Life & Style | Home & Interiors

Maria Iqbal on her eclectic designs

Born in Afghanistan and raised in the UAE, fine artist and pop culture-inspired furniture designer Maria Iqbal chats about her Princess and the Pea bed, the most underrated home item and why Mona Lisa would have loved one of her chairs

  • By Angela Boshoff Hundal, Featutes Editor, InsideOut magazine
  • Published: 10:43 April 21, 2013
  • InsideOut

  • Image Credit: Grace Paras/ANM
  • Maria surrounded by various pieces of art that she’s been working on.
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Maria Iqbal is… my name, but it’s also the name of my brand. I make unexpected, happiness-inducing pieces for the home, from chairs to pillow covers and more. I am a fine artist and I have a background in advertising, both of which influence my work now.

You can call me a pop artist… since I’m heavily influenced by pop culture. I’m a voracious reader and a lover of media and the arts. I like to innovate and I don’t need a baseline because I’m not scared, so my work is constantly evolving. I’m usually described as colourful and bold in my choice of palettes and motifs.

Each of my pieces has a concept and… is based on a theme, an anecdote or a personal experience. Under my hand-painted chairs, for example, you’ll find the name and mood line of that particular piece, which gives the buyer a clue as to what it was inspired by. I like to get to know the client before I design a piece for them. That is how I preserve the integrity of it. Nothing is duplicated because, like my pieces, people are one of a kind.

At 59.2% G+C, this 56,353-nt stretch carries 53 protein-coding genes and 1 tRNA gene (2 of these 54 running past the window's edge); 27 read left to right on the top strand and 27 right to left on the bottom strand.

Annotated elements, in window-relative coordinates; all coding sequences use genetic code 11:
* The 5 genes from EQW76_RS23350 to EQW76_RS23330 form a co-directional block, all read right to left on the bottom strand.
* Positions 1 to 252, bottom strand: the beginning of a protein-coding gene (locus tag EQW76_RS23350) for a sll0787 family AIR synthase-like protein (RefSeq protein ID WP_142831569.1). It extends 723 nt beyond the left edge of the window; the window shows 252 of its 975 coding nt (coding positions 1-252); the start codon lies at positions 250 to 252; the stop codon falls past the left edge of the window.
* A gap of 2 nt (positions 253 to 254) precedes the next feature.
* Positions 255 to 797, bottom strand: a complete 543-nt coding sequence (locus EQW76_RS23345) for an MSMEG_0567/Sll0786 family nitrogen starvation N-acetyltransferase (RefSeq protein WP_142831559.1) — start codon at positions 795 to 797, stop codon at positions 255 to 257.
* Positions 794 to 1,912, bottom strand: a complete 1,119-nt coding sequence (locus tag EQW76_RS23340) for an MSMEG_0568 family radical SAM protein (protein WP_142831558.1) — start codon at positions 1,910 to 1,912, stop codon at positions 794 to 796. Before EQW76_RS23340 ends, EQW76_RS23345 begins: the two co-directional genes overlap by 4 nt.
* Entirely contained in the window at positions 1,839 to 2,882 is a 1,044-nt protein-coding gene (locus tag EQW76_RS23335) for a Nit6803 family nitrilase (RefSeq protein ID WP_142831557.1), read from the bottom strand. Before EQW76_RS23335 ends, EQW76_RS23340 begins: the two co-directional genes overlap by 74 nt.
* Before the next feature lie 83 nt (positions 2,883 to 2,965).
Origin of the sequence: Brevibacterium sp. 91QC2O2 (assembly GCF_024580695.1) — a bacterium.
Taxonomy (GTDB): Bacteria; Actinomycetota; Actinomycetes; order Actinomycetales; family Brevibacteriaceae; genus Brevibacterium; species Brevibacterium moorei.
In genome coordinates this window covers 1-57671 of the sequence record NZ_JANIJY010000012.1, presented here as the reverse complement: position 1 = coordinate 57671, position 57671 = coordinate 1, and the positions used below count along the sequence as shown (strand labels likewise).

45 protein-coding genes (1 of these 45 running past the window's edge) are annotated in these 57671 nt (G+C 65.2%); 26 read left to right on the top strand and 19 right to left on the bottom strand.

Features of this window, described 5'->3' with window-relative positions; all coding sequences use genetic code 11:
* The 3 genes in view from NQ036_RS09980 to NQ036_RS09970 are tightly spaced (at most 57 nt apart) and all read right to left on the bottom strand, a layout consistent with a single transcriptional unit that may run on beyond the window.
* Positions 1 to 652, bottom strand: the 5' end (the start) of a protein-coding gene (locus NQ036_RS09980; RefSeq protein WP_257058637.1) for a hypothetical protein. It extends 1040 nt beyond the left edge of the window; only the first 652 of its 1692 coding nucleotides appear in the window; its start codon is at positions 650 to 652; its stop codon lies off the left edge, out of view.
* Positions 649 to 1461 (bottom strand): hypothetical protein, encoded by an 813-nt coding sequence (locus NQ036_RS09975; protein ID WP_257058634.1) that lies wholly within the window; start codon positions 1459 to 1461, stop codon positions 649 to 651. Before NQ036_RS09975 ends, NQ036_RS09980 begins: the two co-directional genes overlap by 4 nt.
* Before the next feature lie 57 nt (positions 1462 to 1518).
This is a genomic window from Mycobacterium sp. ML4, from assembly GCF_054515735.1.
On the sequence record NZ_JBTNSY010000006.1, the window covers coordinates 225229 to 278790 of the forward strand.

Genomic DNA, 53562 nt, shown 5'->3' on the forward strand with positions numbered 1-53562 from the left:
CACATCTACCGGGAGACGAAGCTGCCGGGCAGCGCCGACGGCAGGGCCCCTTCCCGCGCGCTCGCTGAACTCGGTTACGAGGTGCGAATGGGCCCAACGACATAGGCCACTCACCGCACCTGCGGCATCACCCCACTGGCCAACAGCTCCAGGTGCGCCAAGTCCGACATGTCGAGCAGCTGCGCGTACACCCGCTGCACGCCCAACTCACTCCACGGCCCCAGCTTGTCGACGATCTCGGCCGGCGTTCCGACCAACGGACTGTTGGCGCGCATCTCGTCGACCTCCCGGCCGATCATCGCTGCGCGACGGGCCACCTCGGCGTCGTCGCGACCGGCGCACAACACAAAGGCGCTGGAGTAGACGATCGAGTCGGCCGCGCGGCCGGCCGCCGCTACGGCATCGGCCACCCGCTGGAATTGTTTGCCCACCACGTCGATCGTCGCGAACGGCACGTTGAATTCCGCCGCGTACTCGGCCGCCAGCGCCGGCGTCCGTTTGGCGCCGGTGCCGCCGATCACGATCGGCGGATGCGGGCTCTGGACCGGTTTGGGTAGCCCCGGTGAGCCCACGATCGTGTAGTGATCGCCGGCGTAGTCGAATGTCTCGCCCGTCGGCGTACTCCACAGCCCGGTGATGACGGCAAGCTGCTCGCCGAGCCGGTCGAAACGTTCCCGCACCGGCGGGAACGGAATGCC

I love it when someone brings me their favourite… chair, headboard or even motorcycle helmet. I can give new life to anything as long as it’s solid and capable of taking some creative pounding.

There is no better place to be a designer than the UAE… if you have a clear vision and the courage to follow through. Be it fashion, photography, film or art, the audience here craves novelty and fresh expression. Having lived abroad, mainly in the US, for over 15 years, I can say that it’s a lot more satisfying to lay down a few strokes on a blank canvas rather than try to make a mark on an impossibly busy one. Europe, the Americas and even the East have been claimed by artists over and over again. It’s easier to stand out here.

I try not to get too carried away with my pieces… unless I have been specifically asked to, otherwise things can get way too gimmicky. I experiment with various types of paint and fabric to achieve specific textures, but I have to be careful because I don’t want paint to spill on tables or to have something poke someone when they sit on it.

Design is… a beautiful accident that happens when two completely separate entities collide. The harmony can be smooth or erratic, but as long as the result makes sense to me, that’s good design.

My bed is my favourite piece of furniture… and it’s accurately based on the fairy tale The Princess and the Pea. It’s made with 20 different fabric mattresses tied together with vibrant bows. There’s even a pea hidden in the middle somewhere. However, unlike the princess in the story, I sleep peacefully and there is no evil queen involved. The bed can even be taken apart for sleepovers. One is never too old to have girlfriends around for pillow talk.

I’m as much a participant as an observer when it comes to… the design process. My role in the arrangement is to facilitate. I try to understand what the customer wants and I interpret, plan, paint, dance, listen and create. In the end there is a piece that is unique and precious.

The most underrated home accessories are… cushions! I use them everywhere, from the floor to the bed, to armchairs and the sofa, which is why I have developed a fun line of cushions that I’m very excited about. They are currently in production and will be in stores this year.

I’m inspired by… everyone and everything. However, there are two things that really impress me – the window displays in the Louis Vuitton store in Mall of the Emirates
and the Harvey Nichols store in The Dubai Mall.

If I could design for anyone in the world it would be… the mysterious Mona Lisa. It is said that she sat for many hours on numerous occasions until Leonardo Da Vinci was satisfied with his painting of her. I think she would have liked to sit on one of my chairs because they’re very comfortable.

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